Senate budget writers believe they have found a creative way to cut down on growing health care costs for state employees. But the potential source of those savings — state-run medical schools — say the idea would essentially amount to a big budget cut.
Inserted in the nearly 900 page Senate budget bill are three paragraphs that would force the medical schools to treat members of the Employees Retirement System of Texas at a discounted rate. The new rule is designed to save about $80 million for the Employees Retirement System, which has seen its expenses grow by nearly 10 percent annually in recent years.
Proponents see it as a way to use one state asset to help another. But opponents warn that it would mean less revenue to help the medical schools pay for important cancer research and medical residencies that help fight doctor shortages in the state.
The rule was inserted into the budget by Sen. Charles Schwertner, R-Georgetown, an orthopedic surgeon. Schwertner's chief of staff, Thomas Holloway, called it an effort to "help the state control costs and make sure that we're paying a reasonable and appropriate rate for those state employees who receive care at the state's health-related institutions."
The rule isn't a done deal, however. It wasn't included in the House's version of the budget bill, meaning its future will be determined by the 10-person conference committee negotiating over the bill. Schwertner is a member of that committee.
Conference committee members might tweak the language if they choose to include it. But as currently written, it would require the medical schools to negotiate with the organizations that administer the Employees Retirement System's health care plans in order to set new reimbursement rates that would save the $80 million. Critics warn that any savings for the retirement system would mean losses for the hospitals. And those losses would come during what is already turning out to be a difficult budget year for medical schools.
Opponents also argue that the rule is a blunt instrument. Using the medical schools to find ways to save money on state employees' health care might be an interesting idea, they say, but not one that should be committed to during the chaotic budgeting process.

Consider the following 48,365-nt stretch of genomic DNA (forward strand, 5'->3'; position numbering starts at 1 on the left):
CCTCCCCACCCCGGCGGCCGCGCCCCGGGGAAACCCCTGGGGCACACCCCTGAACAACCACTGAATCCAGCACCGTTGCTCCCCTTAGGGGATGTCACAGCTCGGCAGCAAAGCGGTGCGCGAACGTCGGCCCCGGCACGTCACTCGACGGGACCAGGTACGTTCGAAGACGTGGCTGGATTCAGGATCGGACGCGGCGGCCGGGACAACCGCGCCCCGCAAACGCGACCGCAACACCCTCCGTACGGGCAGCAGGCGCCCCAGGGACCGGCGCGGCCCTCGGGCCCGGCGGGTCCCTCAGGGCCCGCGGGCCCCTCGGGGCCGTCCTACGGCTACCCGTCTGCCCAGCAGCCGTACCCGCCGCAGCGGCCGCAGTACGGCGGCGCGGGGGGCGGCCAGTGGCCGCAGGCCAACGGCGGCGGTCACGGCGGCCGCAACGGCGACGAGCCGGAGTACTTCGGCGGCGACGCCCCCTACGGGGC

The rule would have by far the biggest impact on the University of Texas System, which oversees six health institutions that serve about 10,000 Employees Retirement System patients each year. Discounting those patients' care would likely be costly. But system officials said they also worry about tempting the state to later add public school teachers and other beneficiaries to the list.
"We think it sets a very bad precedent to have legislatively dictated reimbursement," said Ray Greenberg, vice chancellor for health affairs at the UT System.
The powerful Texas Association of Business, meanwhile, wrote a memo to conference committee members saying it worried about the impact on its members. Lowering costs for state employees might force the hospitals to raise costs on other patients, which would be costly to businesses that pay their employees insurance premiums, the group said.
"It will cause long-term harm to [hospitals'] financial ability to provide care for all patients beyond the [Employees Retirement System] population," the letter said.
Disclosure: The University of Texas System has been a financial supporter of The Texas Tribune. A complete list of Tribune donors and sponsors is available here.
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